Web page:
Heroin Use Rises in Utah; Governor Attempts Remedy

Utah Heroin Use Rises

Photo: Todd Huffman

Heroin use in Utah appears to be on the rise, a disturbing fact that everyone from politicians to police officers are trying to reconcile in their own ways. With resulting deaths also increasing, Governor Gary Herbert recently gave his approval to two laws that attempt to address the problem. The question is, will they help?

The Numbers don’t Lie

Recent statistics have brought the issue of heroin use to the forefront. According to the Utah Department of Human Services, figures for drug treatment admission show that the use of heroin is seven times that of twenty years ago. The drug that accounted for two percent of all drug admissions in 1993 totaled approximately fifteen percent of admissions in 2013.

[Note: These figures only represent substance abuse admission paid for with public funds. They do not include patients who paid for treatment either personally or through private insurance.]

Unfortunately, the only number that has dropped is the average age of addicts. Users between the ages of 18-23 now make up approximately 1 in 5 admissions for treatment.

Heroin Use: Not Just for “Druggies” Anymore

According to many law enforcement officers, heroin use has spread from dark alleyways and dirty bathrooms to almost every facet of Utah life, and it’s not as easy to spot an addict as many believe. Treatment and arrest statistics show that they might be men or women, fathers or mothers, business men or athletes. Even missionaries have been caught in the clutches of the drug.

This fact was especially pronounced in a recent large-scale bust at the beginning of May. Eleven alleged drug dealers were arrested, and large amounts of heroin, cash and vehicles were seized. In addition, forty more arrests were made of customers who didn’t know about the bust and were trying to contact the dealers.

Eighty percent of the arrested customers were from Utah County. Salt Lake City Police officers report that many arrests made in the city are from Utah County addicts who either can’t or don’t want to buy heroin in their own “backyard,” so they are willing to drive the 100 mile round trip to get it.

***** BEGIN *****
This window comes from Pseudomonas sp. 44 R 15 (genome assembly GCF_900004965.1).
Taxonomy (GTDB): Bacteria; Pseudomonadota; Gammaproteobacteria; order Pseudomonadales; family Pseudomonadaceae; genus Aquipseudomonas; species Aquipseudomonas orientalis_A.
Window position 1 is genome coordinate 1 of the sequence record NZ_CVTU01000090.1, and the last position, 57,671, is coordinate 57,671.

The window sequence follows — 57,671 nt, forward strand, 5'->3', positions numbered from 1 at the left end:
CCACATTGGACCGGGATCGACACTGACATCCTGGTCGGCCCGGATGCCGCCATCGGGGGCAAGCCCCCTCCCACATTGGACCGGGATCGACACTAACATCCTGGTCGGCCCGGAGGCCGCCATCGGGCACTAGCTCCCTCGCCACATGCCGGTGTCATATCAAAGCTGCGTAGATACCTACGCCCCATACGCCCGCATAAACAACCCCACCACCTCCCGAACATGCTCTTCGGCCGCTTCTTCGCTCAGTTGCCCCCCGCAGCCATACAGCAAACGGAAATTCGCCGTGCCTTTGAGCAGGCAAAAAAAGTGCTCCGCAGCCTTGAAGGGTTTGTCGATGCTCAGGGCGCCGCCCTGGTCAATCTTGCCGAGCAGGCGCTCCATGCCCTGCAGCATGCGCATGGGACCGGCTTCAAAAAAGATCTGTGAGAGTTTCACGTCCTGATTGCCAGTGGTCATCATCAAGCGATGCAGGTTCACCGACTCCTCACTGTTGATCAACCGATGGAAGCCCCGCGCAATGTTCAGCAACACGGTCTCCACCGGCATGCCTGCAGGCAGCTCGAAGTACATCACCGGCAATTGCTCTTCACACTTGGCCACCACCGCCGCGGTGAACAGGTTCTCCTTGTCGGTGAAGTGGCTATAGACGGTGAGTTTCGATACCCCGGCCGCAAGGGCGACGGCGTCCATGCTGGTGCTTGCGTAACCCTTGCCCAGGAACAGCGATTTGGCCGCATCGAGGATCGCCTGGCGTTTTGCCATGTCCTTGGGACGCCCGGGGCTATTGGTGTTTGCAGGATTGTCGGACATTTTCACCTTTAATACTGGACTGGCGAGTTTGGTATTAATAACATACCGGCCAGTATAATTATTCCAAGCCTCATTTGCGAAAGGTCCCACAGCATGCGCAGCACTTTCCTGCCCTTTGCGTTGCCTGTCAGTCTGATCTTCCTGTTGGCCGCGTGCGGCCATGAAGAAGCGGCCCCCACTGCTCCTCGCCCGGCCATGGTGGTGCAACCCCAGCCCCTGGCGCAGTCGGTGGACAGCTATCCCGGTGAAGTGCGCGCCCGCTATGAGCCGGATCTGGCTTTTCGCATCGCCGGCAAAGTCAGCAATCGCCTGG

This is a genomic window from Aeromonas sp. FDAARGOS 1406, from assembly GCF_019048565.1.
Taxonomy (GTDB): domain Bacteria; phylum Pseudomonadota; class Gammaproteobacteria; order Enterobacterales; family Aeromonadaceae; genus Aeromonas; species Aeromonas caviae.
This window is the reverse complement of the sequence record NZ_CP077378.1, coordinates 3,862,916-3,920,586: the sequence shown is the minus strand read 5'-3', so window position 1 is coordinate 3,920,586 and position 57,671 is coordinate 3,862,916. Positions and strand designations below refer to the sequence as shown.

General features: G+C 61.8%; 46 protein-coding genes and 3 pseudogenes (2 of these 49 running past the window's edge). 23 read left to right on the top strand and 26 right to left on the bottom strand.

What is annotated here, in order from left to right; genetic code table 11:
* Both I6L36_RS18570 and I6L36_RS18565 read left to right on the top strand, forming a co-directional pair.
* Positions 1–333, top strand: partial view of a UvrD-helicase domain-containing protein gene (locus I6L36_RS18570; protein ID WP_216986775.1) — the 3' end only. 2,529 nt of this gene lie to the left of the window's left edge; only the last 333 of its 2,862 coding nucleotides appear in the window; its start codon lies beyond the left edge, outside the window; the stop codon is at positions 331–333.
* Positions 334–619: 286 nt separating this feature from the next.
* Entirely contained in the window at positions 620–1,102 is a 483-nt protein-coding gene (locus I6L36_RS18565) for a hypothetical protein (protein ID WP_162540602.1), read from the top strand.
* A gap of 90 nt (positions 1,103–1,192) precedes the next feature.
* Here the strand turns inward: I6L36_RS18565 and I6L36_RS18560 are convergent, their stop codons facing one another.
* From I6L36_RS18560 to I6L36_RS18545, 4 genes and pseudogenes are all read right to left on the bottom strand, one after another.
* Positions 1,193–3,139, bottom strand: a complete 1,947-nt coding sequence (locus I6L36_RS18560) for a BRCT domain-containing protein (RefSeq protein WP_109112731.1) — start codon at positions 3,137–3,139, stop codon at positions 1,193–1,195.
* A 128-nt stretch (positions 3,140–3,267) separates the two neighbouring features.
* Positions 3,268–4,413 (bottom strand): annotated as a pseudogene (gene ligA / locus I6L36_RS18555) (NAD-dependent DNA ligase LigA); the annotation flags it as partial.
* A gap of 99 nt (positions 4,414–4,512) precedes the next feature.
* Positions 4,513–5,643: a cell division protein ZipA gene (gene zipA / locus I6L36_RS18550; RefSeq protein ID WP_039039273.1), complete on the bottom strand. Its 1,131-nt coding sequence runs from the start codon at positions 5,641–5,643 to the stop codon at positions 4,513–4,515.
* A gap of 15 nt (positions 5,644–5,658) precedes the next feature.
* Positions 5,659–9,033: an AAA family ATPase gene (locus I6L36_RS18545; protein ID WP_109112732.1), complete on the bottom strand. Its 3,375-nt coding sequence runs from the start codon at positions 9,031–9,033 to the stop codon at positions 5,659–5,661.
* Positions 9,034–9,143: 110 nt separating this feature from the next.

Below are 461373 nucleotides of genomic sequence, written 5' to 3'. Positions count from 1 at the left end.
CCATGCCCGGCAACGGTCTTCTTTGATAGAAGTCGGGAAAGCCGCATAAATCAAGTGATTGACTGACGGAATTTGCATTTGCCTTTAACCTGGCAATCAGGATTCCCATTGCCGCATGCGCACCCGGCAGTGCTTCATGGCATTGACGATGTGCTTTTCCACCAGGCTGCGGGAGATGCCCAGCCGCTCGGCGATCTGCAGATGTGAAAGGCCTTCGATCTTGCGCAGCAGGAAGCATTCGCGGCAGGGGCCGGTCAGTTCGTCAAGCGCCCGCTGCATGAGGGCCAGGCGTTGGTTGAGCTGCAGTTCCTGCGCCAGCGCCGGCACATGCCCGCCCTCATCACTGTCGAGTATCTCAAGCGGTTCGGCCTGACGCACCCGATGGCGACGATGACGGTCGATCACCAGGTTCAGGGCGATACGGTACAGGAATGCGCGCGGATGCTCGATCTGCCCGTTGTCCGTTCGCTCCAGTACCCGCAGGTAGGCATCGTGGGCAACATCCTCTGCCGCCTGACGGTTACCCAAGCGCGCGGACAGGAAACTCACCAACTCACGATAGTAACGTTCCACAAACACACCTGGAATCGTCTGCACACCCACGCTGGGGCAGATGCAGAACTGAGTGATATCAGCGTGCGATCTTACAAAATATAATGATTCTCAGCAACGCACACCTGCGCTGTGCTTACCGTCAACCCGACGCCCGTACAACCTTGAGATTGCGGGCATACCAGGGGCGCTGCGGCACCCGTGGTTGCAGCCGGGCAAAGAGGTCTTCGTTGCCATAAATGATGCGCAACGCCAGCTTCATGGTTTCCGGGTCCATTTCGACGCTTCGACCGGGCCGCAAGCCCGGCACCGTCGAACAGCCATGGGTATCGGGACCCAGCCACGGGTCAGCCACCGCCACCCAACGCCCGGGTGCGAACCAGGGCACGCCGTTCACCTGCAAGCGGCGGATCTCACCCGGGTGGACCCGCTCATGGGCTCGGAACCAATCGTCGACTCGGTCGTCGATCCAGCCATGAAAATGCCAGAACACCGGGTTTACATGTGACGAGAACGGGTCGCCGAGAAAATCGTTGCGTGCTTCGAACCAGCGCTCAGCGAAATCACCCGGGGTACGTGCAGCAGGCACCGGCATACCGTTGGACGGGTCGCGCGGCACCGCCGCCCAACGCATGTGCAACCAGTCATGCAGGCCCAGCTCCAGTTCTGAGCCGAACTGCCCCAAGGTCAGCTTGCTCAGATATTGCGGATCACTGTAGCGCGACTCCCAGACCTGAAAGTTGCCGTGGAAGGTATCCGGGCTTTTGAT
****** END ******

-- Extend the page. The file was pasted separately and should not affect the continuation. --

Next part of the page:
However, many of them are staying right at home. In fact, the Utah County Major Crimes task force has already surpassed their goal for the year to seize 10 pounds of heroin by 1,200 percent. Currently they are at 136 pounds.

If Happy Valley isn’t immune, the rest of the state could be in trouble.

A Sign of a Bigger Problem

Many professionals agree that one reason people end up struggling with heroin is because they start with something much more commonplace. Very often prescription pills–usually pain killers–lead to heroin use when the patient finds him/herself addicted and unable to either afford or obtain medications such as OxyContin or morphine.

It can be a domino affect. An injury can not only lead to the use of prescription pain killers, but it can also cause external factors which lead to stress in the user. Sometimes income is lost as a result of a long-term injury. Personal relationships can also be strained. All of these factors multiply, and the user has another reason to use heroin instead of dealing with their problems.

Gordon Bruin from the Utah County Department of Drug and Alcohol Prevention and Treatment has 25 years of experience counseling addicts. He explained that heroin affects the part of the brain that is wired to avoid pain and suffering, something that most of the addicts he has treated seem to possess. Bruin–among others–believes that users need to get to the root of why they are hooked on the drug in the first place before it’s too late.

Governor Herbert Takes Action

In addition to growing usage, the most recently available data shows heroin-related deaths hit a 12-year high in 2012. In a report from the Utah Department of Health, 446 Utahns died from heroin use from 2008-2012.

These deaths are the part of the problem Governor Gary Herbert recently attempted to address when he approved two bits of legislation.

Herbert and the state of Utah have joined eighteen other states and the District of Columbia in enacting a form of 911 drug immunity law. These types of laws generally will provide immunity from low level offenses such as drug possession or use when a person calls 911 or seeks assistance for a drug overdose either for themselves or others.

The other law excludes people from liability if they are acting in good faith and give Naloxone to a person experiencing a opiate-related overdose.

As the latter law is so specific, most experts are looking to the 911 immunity legislation to help the problem. The key will be education. Washington was one of the first states to pass such legislation in 2008 and results of a University of Washington study are still being evaluated. However, one clear figure was that only about one-third of opiate users surveyed reported that they knew about the immunity (almost ninety percent said they would be more likely to call 911 as a result). Law enforcement officials need to be aware as well. The study has reported that to-date, no negative consequences have been reported. Only time will tell if Utah will see positive results from this new legislation.